Website Category: Traditional Cultural Landscapes
Criteria: (iii) cultural tradition (iv) icon of an era
Location and Values: Djenne, and the four smaller towns at Djenne-Djeno, Hambarketolo, Tonomba and Kaniana are located in the middle reaches of the inland delta of the Niger River in central Mali. They are remarkable towns, built almost entirely of river mud and other natural materials on mounds in the delta (which prevents them from being flooded at high water). The most famous of Djenne’s buildings is the Grand Mosque, the largest mud-built structure in the world, re-constructed in 1907 on the site of an original structure dating from 1280. Historically, the area has been settled since 250 BC, but the town of Djenne only really grew to prominence during the 15th and 16th centuries when, alongside Timbuktu, it was involved in the trans-Sahara gold trade, and became a major centre for Islam.
Slideshow of the Old Towns Of Djenne: The slideshow is dedicated to a remarkable sequence of photos showing the annual re-plastering of the Grand Mosque of Djenne. This needs to be done because the mud is gradually washed off during the course of each year, whenever it rains. New plaster has to be applied, using the protruding ends of the building’s beams as scaffolding to climb all over the walls. The entire population of the town is involved and the work is completed in less than 24 hours. Bands of closely co-ordinated young men collect, mix and pummel the mud, then apply the plaster to the entire exterior of this massive building, from top to bottom. The work is undertaken under the watchful eyes of their elders, and a festival atmosphere prevails as everybody enjoys getting coated in mud. The town of Djenne stands on an island, and canoes are everywhere, ready to fish or ferry people across to the shore.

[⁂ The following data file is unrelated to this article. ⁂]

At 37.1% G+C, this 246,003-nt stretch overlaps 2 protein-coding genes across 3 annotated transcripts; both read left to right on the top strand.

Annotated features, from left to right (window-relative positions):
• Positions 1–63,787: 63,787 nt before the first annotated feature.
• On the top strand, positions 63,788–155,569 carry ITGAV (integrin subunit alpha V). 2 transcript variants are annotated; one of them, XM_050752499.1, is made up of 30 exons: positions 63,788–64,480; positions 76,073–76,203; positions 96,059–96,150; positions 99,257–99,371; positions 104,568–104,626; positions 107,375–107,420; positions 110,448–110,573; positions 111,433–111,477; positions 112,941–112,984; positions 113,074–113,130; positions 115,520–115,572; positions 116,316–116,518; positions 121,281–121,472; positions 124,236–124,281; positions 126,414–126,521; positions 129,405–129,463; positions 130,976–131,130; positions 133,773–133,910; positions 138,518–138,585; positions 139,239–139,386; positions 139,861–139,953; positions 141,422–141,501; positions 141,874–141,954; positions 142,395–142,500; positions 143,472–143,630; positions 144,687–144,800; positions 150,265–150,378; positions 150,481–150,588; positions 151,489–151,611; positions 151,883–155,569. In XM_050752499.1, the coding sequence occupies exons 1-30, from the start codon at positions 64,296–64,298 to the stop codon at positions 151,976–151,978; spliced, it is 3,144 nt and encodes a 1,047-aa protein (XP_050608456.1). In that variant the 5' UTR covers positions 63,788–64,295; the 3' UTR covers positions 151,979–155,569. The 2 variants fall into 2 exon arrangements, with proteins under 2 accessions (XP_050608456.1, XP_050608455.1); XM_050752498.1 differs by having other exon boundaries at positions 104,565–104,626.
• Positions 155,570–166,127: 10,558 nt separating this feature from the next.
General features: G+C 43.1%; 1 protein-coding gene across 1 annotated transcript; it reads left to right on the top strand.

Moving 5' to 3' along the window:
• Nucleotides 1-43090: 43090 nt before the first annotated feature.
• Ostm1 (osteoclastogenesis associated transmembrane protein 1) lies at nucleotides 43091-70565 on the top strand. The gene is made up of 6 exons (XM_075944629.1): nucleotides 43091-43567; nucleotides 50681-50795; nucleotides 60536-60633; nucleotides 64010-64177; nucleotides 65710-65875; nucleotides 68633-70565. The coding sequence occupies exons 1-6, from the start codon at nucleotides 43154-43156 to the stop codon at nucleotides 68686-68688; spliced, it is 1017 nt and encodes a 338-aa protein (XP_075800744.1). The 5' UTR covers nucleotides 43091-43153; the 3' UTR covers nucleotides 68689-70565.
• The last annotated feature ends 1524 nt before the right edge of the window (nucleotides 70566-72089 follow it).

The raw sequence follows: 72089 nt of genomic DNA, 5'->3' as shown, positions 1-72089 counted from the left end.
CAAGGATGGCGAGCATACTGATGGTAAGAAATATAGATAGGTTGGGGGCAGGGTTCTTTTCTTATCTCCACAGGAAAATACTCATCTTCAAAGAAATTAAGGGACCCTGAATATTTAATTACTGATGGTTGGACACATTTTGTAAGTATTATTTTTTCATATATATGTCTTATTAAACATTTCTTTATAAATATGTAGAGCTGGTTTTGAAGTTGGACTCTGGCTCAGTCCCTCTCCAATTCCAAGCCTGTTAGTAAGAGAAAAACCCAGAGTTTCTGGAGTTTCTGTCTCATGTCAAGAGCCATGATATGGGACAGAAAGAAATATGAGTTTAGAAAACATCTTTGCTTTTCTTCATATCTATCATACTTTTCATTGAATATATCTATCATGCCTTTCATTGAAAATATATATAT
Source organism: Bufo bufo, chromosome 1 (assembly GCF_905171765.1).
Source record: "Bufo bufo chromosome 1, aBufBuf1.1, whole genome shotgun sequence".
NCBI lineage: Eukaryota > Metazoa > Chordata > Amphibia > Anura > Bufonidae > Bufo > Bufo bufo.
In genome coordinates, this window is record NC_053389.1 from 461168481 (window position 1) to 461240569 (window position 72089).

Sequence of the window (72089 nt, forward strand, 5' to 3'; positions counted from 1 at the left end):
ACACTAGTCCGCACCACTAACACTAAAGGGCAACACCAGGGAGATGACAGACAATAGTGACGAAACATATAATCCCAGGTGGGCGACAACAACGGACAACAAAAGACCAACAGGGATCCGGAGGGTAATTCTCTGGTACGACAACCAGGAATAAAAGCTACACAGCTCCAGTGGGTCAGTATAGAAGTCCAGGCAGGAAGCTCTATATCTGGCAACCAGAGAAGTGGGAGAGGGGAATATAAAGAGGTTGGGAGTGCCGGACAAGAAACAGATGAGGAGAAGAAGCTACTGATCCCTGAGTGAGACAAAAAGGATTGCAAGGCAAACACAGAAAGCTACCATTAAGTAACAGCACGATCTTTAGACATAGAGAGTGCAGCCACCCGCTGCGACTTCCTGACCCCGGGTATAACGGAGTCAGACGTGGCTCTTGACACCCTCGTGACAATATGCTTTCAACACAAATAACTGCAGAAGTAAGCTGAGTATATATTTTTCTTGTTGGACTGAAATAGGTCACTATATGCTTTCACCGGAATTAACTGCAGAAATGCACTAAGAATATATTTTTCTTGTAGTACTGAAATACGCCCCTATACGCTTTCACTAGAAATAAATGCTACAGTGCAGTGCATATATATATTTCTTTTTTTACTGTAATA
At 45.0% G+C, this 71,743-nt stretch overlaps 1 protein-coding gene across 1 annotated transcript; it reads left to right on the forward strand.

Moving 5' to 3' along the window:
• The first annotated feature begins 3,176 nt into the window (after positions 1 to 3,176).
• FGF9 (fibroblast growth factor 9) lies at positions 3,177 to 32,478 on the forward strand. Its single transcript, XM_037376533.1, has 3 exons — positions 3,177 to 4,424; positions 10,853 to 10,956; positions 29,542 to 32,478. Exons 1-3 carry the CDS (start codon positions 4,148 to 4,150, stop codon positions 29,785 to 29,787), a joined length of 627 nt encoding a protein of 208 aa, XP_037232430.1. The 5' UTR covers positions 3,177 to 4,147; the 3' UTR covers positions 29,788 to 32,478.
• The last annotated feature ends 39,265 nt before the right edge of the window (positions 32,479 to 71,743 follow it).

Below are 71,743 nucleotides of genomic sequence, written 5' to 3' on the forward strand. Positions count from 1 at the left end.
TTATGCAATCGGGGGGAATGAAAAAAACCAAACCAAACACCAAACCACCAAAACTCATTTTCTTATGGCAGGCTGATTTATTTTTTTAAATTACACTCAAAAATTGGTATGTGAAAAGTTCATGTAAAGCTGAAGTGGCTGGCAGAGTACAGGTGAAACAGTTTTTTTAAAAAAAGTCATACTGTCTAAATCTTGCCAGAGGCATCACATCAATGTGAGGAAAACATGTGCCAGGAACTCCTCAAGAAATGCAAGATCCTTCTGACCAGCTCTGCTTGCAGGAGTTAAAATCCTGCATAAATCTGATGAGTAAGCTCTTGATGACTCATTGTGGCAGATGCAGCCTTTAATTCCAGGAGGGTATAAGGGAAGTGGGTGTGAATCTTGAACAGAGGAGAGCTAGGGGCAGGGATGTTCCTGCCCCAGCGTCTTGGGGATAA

Slideshow of the Old Towns Of Djenne:
Google Earth View: To view satellite imagery of Djenne on Google Earth, click here. This opens a new window, so when you are finished, just close the Google Earth page and you will be straight back here to continue browsing. The view here provides an overview of the town and its island setting, but it is well worth zooming in to have a closer look at the Grand Mosque and other buildings, then out again to get a sense of context, understanding how this place is situated within the wider landscape of the Niger Delta and the fringes of the Sahara desert to the north.